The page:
Hello, welcome + lifespan assumptions

This focus group is a forum for those who use the Revit plug-in Tally to account for the embodied carbon impacts of their designs. This is the place to ask detailed questions related to the tool, post lessons learned & share best practices with fellow Tally users.

To kick things off, I’d like to share a Tally oversight that we spotted recently when running Tally studies - for the domestic softwood material definition, the default lifespan assumption is 30 years. This may be appropriate for wood products that are exposed to the elements, but is not representative of wood framing members on the interior of wall assemblies. This simple lifespan assumption was very consequential in our Tally results, and can cause your LCA study to inadvertently double-count the impact of wood members if the building lifespan is set to default of 60 years.


This is a very interesting assumption that Tally makes. There is lots of good wood durability work out there, and useful lifetimes of 100+ years are achievable, even when exposed to the elements, whether through natural durability, treatment, or coating. The Horyuji Temple in Japan is the oldest wooden structure and has wooden members that are ~1,300 years old. In reality durability is a probabilistic phenomenon, and it would make more sense to assume that some portion of timber (say 5%) requires replacement at 30 years, with other maintenance activities also taken into account (recoating for example).

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Hello! Thrilled to have you all starting a Tally forum :smiley:

In terms of the wood assumptions for Softwood Lumber, at Tally we’ve taken the approach of trying to match EPD data or PCRs (where possible), and in absence of that, using sources that we can cite. Obviously, the use of the material influences the service life significantly, so where it seems like there may be a lot of variety in application (such as generic softwood lumber), we typically chose a more conservative estimate. That being said, we absolutely expect people to update those service life numbers based on the use case - that’s why we left the field so easy to update!

Two of us on the Tally team actually published a paper in IJLCA a few years back on the differences that service lives make in LCA results and the variety of service lives that can be assumed, based on different maintenance regimes: https://link.springer.com/article/10.1007/s11367-016-1093-x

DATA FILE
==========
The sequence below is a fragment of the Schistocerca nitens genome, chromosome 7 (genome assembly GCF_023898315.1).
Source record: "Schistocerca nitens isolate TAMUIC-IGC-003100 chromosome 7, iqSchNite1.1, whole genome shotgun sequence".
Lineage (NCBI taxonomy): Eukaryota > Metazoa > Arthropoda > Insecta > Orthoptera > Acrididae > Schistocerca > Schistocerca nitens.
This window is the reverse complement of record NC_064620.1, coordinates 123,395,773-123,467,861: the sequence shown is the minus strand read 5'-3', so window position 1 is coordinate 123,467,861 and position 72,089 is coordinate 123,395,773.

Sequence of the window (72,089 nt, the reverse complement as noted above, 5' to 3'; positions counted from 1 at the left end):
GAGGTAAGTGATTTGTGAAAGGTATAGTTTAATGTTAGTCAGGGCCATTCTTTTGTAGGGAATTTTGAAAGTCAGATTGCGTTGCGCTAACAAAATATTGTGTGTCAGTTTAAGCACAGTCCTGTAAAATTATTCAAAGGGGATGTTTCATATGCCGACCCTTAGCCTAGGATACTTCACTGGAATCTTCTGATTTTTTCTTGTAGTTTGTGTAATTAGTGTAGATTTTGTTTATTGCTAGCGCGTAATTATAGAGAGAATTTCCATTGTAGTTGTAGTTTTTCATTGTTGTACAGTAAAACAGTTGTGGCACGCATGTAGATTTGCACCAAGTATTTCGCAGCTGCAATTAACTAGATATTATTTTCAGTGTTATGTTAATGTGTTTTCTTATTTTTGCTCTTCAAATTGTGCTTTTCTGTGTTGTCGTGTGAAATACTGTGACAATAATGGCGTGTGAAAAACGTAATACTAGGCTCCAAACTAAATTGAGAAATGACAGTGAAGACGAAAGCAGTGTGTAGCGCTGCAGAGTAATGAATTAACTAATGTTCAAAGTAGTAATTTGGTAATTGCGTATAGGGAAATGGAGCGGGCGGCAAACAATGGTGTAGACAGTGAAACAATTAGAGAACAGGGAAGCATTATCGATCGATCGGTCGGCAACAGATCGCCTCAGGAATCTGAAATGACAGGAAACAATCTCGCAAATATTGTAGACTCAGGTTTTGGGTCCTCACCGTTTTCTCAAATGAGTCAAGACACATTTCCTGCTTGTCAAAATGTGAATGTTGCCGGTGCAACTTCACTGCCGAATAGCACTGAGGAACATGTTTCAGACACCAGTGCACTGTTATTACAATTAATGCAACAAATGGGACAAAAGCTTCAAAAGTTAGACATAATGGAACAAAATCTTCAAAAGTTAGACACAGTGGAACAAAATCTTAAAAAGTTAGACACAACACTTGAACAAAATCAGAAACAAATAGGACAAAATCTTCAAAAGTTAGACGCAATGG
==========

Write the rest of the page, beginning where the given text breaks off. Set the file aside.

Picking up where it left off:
For specifically where the 30-year assumption came from, it was from a study published by the National Homebuilders and Remodeler’s association looking at average lifespans of typical materials and assemblies in residential applications.


Thanks very much for the paper, I think the maintenance scenarios are important to understand. I was also surpised at the number of other materials that go into the casement assemblies, is this why wood fared poorly compared to aluminium? In the paper you used a 2% hardware replacement per annum, can this approach be intergrated into Tally?

In Australia, AS 5604 provides advice on timber durability, and is based on extensive research by CSIRO. Of course, this doesn’t reflect the actual use lifespan, but I guess potential lifespan. Do you have a link to the National Homebuilders and Remodelers data, and are there any other datasets available?

Thanks Alex! I hadn’t caught this yet - a heads up…I’m seeing the same thing for Gypsum Wall Board! Tally defaults to 30 years, but many manufacturers (e.g. CertainTeed) state reference service life is 60 years or more. Good reminder for due diligence in cross referencing specs and Tally assumptions.

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Alex, thanks for bringing this up. I’m also seeing interesting replacement rates within the material assemblies themselves. For instance, the GWB has a default service life of 30 years, but if you add foil facing to this entry, the foil facing is given a default service life of 75 years. This can be adjusted manually, but if you quickly use defaults, it results in an impossible condition where the underlying GWB is replaced and the foil facing is not, undercounting the impact of the foil facing. I’ve seen similar issues with the aluminum mullions and the fluoropolymer coatings, as well as safety glass used within a custom IGU (30 years instead of 40 years for all other items). This doesn’t appear to have a major impact on the the overall numbers, but it’s another item that easily slips by and needs to be checked if you want to dial in your studies.